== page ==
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If $f$ is step function it is easy to see that $\int f(s)dB_s$ has mean $0$. [The integral is a finite sum of terms of the type $c(B_v-B_u)$ where $c$ is a constant and $0 \leq u <v$]. By definition of the stochastic integral you can write the given intergal as a limit in mean square (hence also in mean) of integrals of this type. Hence $E\int_0^{t}sdB_s=...


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Observe that if $\tau=\{t\}$ and $\tau'=\{t'\}$ and $B,B' \in \mathcal{B}(\mathbb{R})$ with $t<t'$,then we have : $C(\tau,B)\cap C(\tau',B') = C(\{t,t'\},B\times B')\in \mathcal{A}$ and if $t=t'$ then : $C(\tau,B)\cap C(\tau',B') = C(\tau,B\cap B')\in \mathcal{A}$ From those two observations you can build any intersection of set in $\mathcal{A}$ and ...


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It's related with theory of queues from its definition if we read the Queueing Theory and Markov Property whats about:. You can think of a queue or a queue node as almost a black box. Jobs or "clients" arrive in the queue, possibly wait some time, take some time to process, and then exit the queue. However, the tail node is not a pure black box, ...


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The stochastic integral is usually constructed for adapted càglàd (continuous on the left, limit on the right) processes as integrands and semimartingales $\big($which are càdlàg (continuous on the right, limit on the left) processes and include the FV-processes$\big)$ as integrator by using predictable simple processes and the property that the predictable ...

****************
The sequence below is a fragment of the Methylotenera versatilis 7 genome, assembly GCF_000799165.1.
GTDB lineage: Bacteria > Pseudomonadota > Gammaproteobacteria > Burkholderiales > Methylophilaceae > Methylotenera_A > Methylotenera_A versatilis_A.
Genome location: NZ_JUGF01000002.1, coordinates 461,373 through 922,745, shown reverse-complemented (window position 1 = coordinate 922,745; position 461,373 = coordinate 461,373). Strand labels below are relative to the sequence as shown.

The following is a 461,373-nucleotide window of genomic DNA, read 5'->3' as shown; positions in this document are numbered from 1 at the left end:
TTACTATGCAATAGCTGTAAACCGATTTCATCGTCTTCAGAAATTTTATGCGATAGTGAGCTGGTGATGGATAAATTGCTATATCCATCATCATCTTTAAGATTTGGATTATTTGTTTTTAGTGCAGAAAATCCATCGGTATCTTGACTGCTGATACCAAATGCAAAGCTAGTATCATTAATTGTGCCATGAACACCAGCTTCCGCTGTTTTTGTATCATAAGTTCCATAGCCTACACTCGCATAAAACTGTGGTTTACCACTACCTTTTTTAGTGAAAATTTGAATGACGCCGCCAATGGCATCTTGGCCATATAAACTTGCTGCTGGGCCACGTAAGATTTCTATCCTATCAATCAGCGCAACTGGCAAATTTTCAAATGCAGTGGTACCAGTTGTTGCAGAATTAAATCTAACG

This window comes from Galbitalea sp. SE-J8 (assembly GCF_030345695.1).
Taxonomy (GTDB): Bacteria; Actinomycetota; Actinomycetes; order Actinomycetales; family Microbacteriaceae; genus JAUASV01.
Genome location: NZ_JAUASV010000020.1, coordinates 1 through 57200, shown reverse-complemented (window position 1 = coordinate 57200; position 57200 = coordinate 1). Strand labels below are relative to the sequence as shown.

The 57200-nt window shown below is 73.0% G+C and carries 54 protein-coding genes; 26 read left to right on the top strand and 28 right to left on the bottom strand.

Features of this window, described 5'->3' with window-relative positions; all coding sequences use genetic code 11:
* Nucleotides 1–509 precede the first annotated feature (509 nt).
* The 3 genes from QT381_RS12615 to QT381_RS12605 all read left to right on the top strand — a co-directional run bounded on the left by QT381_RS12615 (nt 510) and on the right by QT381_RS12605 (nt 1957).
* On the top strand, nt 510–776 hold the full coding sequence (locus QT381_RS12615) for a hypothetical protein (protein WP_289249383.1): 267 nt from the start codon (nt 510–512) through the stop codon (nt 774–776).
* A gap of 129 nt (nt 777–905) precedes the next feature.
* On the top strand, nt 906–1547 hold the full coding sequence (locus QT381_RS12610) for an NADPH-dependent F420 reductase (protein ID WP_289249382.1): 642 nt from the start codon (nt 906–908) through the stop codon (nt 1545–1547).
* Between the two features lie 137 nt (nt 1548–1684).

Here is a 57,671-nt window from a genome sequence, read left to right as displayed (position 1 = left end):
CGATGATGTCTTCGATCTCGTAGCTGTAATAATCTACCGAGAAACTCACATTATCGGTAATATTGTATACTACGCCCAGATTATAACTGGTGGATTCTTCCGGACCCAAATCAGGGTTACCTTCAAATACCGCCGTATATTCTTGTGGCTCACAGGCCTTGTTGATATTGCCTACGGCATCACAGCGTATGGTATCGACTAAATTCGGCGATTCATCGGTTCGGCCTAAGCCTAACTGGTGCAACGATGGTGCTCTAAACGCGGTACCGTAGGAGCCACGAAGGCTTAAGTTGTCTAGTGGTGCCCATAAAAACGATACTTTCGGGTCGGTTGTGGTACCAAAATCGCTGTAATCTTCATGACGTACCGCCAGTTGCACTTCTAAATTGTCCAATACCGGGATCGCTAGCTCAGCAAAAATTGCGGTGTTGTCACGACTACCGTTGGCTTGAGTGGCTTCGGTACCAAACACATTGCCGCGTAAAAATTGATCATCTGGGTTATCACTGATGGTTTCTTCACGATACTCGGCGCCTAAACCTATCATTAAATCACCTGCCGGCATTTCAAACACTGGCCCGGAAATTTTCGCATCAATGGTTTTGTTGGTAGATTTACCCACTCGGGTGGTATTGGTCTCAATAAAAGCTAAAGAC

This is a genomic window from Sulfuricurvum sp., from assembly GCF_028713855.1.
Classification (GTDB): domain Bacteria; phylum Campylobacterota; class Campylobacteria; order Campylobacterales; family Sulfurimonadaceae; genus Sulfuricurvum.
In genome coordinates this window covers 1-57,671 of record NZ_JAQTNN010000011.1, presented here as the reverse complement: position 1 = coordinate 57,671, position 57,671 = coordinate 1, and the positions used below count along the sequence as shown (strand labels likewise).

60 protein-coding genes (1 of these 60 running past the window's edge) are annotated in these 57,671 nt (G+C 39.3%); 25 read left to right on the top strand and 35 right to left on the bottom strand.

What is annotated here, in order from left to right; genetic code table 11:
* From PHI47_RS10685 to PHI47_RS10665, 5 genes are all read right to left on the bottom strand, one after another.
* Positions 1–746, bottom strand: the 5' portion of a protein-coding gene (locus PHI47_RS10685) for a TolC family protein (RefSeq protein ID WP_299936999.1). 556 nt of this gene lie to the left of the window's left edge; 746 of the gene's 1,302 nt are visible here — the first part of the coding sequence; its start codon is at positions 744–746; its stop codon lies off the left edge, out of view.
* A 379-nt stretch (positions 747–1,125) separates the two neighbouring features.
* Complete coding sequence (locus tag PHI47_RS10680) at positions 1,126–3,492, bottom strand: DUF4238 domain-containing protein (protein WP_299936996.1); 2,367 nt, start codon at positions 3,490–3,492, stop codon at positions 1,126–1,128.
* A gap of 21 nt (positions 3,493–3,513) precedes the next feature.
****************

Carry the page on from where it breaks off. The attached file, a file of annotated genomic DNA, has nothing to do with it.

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Because the numbers on these cards are rather arbitrary, I believe that it will be very hard to solve this problem by hand. Writing a piece of code to do this job is straightforward if you're used to it. I wrote mine in SageMath, since it has easy tools for combinatorics. This gave the following results: For the first part of the question: the distribution ...


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From the functional form of the montone class theorem, you can conclude immediately from the identity you have displayed that $$ \Bbb E[(X_t-X_s)\cdot F]=0 $$ for all bounded $\mathcal F_s:=\sigma(X_u: 0\le u\le s)$-measurable $F$. (See Theorem 1 here: https://almostsuremath.com/2019/10/27/the-functional-monotone-class-theorem/.)


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Let $y_n=E[X_n]$ then you have a linear recurrence relation with constant coefficients: $$y_{n+1}-2y_n+y_{n-1}=-2.$$ This system needs two boundary conditions. You only really have one, which is $y_0=0$. To fix that, you can artificially introduce $y_N=0$ (so that you are solving for the expected time to hit $0$ or $N$ from inside) and then send $N \to \...


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What specifically are you having trouble with in Ross's Stochastic Processes? I am familiar with this text and I would have to say it has its shortcomings. Although the preface states This text is a nonmeasure theoretic introduction to stochastic processes, and as such assumes a knowledge of calculus and elementary probability. The first chapter begins ...


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Apply the binomial theorem to one step of the random walk, $$ X_{n+1}^3=(X_n+\Delta X_n)^3=(M_n+A_n)+3X_n^2ΔX_n+3X_n +ΔX_n, $$ using $ΔX_n^2=1$. So with $M_{n+1}=M_n+(3X_n^2+1)ΔX_n$ and $A_{n+1}=A_n+3X_n$ you get a martingale and a predictable process.